On October 16, 1805, Lewis and Clark's "Corps of Discovery" arrived at the confluence of the Snake River and the mighty Columbia River. They camped near the location of today's Sacajawea State Park, explored the Columbia River upstream as far as Bateman Island, and on October 18, 1805, Lewis and Clark began their journey down the Columbia River to the Pacific Ocean. They reached the Washington Coast on November 15, 1805.
"... we arrived at the great Columbia river, which comes in from the northwest. We found here a number of natives, of whose nations we have not yet found out the names.
We encamped on the point between the two rivers.
The country all round is level, rich and beautiful, but without timber ..."
[Patrick Gass, October 16, 1805]
"... Took our leave of the Chiefs and all those about us and proceeded on down the great Columbia river ..."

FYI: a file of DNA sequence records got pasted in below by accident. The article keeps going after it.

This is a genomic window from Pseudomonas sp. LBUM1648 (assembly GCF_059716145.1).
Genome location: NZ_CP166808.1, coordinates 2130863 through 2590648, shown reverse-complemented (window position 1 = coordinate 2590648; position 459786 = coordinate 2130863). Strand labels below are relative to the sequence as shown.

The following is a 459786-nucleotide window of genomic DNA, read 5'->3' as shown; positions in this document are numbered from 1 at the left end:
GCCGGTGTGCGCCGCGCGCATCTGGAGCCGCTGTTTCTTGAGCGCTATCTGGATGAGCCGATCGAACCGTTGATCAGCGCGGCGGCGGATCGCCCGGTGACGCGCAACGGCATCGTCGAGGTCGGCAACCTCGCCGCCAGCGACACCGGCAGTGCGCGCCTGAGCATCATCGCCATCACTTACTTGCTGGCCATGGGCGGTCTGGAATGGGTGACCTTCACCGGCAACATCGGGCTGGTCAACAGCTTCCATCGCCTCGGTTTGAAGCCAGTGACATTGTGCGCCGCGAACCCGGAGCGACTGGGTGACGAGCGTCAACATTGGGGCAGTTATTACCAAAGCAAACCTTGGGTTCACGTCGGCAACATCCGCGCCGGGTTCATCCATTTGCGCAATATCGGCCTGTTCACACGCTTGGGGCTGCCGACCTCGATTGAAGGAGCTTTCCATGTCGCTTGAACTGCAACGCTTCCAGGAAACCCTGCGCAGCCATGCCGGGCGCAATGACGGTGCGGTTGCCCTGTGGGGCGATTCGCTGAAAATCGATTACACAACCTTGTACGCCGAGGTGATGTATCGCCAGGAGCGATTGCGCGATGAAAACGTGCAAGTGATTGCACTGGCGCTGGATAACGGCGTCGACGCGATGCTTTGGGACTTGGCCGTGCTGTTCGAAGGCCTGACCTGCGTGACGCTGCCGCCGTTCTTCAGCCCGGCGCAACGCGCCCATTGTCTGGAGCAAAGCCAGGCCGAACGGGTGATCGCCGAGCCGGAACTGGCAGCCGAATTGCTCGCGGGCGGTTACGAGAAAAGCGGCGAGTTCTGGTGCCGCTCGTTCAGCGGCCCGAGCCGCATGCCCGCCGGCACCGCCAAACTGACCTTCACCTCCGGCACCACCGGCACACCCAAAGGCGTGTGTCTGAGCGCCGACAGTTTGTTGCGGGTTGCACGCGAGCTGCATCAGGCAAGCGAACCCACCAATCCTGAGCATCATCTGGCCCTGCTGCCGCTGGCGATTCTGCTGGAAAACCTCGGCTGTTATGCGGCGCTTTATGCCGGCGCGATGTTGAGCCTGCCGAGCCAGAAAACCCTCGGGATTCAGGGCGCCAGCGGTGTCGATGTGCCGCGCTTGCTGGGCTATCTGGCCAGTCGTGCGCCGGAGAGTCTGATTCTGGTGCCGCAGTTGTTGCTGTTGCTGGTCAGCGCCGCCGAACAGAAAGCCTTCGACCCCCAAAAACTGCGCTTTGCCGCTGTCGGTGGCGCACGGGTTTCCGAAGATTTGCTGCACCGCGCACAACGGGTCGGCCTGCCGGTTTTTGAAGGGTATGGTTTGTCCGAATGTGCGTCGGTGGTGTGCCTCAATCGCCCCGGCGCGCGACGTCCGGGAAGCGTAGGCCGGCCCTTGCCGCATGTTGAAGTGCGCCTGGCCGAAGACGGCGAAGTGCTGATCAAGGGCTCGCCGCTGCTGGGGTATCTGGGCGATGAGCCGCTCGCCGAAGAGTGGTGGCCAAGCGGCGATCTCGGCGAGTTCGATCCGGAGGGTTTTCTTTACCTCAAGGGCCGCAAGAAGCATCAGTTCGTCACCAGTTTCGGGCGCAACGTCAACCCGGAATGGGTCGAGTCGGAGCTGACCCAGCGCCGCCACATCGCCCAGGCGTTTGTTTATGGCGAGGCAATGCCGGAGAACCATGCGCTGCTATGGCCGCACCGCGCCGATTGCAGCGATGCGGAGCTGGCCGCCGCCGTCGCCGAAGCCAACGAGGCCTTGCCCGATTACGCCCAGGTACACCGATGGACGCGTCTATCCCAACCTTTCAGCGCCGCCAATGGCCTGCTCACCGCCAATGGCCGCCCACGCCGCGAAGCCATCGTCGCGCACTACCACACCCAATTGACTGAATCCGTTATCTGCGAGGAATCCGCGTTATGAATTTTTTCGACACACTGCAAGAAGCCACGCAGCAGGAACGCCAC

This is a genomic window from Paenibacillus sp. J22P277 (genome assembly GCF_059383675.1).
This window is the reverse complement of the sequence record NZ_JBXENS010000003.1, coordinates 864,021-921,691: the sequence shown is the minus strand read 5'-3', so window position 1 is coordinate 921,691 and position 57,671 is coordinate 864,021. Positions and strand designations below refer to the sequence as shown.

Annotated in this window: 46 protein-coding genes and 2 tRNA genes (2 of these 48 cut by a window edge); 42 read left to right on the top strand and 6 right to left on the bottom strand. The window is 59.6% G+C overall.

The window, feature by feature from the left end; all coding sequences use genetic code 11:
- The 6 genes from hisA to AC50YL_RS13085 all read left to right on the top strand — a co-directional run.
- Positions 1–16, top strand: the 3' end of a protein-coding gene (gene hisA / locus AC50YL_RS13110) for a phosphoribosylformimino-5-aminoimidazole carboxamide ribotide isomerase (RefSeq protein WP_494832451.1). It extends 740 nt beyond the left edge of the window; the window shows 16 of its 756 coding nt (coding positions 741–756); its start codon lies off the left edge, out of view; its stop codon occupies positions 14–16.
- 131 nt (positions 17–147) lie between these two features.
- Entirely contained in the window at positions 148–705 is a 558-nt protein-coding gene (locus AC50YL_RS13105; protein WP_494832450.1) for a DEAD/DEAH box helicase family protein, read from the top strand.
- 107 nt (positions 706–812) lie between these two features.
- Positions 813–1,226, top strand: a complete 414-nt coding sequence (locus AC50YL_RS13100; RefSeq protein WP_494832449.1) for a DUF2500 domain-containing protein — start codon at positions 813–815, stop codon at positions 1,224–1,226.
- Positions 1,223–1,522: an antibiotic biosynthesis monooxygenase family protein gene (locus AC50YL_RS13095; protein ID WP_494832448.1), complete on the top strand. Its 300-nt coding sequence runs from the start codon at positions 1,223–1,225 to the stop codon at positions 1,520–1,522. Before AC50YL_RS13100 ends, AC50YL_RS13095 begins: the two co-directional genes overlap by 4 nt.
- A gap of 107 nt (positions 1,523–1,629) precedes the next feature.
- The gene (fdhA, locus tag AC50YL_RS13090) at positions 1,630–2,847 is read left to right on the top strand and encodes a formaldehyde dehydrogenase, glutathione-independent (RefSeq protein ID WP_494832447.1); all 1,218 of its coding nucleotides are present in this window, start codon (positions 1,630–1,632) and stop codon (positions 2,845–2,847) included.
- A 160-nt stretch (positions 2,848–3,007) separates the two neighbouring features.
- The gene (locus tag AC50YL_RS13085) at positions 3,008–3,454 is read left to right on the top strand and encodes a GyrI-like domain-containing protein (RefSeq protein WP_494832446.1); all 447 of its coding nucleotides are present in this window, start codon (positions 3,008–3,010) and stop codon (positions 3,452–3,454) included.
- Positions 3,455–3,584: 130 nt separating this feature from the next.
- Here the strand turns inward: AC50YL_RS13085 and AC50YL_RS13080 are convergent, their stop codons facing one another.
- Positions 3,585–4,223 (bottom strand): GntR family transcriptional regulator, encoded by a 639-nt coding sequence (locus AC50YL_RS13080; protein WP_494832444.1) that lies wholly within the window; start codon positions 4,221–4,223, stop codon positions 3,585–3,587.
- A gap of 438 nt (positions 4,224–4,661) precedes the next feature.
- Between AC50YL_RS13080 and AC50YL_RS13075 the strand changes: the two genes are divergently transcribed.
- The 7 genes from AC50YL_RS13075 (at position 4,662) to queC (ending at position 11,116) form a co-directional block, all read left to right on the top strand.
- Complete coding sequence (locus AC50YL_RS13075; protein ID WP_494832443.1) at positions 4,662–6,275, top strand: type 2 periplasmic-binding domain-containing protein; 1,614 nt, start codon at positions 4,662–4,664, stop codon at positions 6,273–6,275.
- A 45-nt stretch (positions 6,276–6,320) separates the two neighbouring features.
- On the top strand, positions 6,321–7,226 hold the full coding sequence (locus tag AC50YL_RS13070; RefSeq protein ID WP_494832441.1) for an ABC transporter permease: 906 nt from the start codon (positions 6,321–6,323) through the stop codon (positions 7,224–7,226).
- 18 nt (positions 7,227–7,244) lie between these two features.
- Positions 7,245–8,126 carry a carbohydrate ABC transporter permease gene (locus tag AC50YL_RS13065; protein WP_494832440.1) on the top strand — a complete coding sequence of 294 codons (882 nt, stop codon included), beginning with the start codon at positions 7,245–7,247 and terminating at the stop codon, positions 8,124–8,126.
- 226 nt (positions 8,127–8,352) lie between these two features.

[William Clark, October 18, 1805]
Wintering over on the Oregon side of the Columbia River (today the locaton of Fort Clatsop National Park) on March 23, 1806, Lewis and Clark retraced their steps and began their journey back up the Columbia. The explorers reached the Walla Walla River in April, 1806. It was here that they left the Columbia and began a journey overland back to the Snake.
This "200 Year Later - A Photographic Journey"
includes over 4,000 images of geographic areas and interesting items along 330-plus miles of the Columbia River, covering the area seen by Lewis and Clark in 1805 and 1806. The journey has images from the Yakima River and Bateman Island downstream past the Snake River and through the Wallula Gap, past the basalt hills of the Columbia Plateau, through the impressive Columbia River Gorge and into the flat plains of the Vancouver/Portland area, and finally to the Lower Columbia River and Cape Disappointment and the Pacific Ocean.
These images were taken between 2002 and 2010, with a variety of digital cameras. The journey has been broken into five regions and two groups.